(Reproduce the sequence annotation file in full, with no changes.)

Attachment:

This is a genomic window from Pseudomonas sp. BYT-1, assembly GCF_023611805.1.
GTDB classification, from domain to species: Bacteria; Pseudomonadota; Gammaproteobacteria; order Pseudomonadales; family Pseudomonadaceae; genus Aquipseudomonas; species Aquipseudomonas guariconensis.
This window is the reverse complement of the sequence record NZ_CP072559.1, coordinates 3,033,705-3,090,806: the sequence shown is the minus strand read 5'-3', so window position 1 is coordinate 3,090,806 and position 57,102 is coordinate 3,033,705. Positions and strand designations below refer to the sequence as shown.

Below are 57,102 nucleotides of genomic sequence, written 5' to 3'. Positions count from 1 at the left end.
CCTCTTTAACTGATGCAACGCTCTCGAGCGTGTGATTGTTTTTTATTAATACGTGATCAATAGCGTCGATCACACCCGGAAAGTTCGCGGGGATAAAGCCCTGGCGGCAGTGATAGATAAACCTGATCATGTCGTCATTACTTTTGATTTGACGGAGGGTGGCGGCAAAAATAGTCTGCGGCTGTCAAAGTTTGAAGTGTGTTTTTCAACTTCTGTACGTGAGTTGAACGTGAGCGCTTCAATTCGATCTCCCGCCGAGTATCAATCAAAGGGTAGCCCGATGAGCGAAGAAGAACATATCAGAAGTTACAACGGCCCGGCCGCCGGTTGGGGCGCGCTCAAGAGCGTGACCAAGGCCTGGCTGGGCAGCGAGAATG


This is a genomic window from Pseudomonas sp. BYT-1, assembly GCF_023611805.1.
GTDB classification, from domain to species: Bacteria; Pseudomonadota; Gammaproteobacteria; order Pseudomonadales; family Pseudomonadaceae; genus Aquipseudomonas; species Aquipseudomonas guariconensis.
This window is the reverse complement of the sequence record NZ_CP072559.1, coordinates 3,033,705-3,090,806: the sequence shown is the minus strand read 5'-3', so window position 1 is coordinate 3,090,806 and position 57,102 is coordinate 3,033,705. Positions and strand designations below refer to the sequence as shown.

Below are 57,102 nucleotides of genomic sequence, written 5' to 3'. Positions count from 1 at the left end.
CCTCTTTAACTGATGCAACGCTCTCGAGCGTGTGATTGTTTTTTATTAATACGTGATCAATAGCGTCGATCACACCCGGAAAGTTCGCGGGGATAAAGCCCTGGCGGCAGTGATAGATAAACCTGATCATGTCGTCATTACTTTTGATTTGACGGAGGGTGGCGGCAAAAATAGTCTGCGGCTGTCAAAGTTTGAAGTGTGTTTTTCAACTTCTGTACGTGAGTTGAACGTGAGCGCTTCAATTCGATCTCCCGCCGAGTATCAATCAAAGGGTAGCCCGATGAGCGAAGAAGAACATATCAGAAGTTACAACGGCCCGGCCGCCGGTTGGGGCGCGCTCAAGAGCGTGACCAAGGCCTGGCTGGGCAGCGAGAATG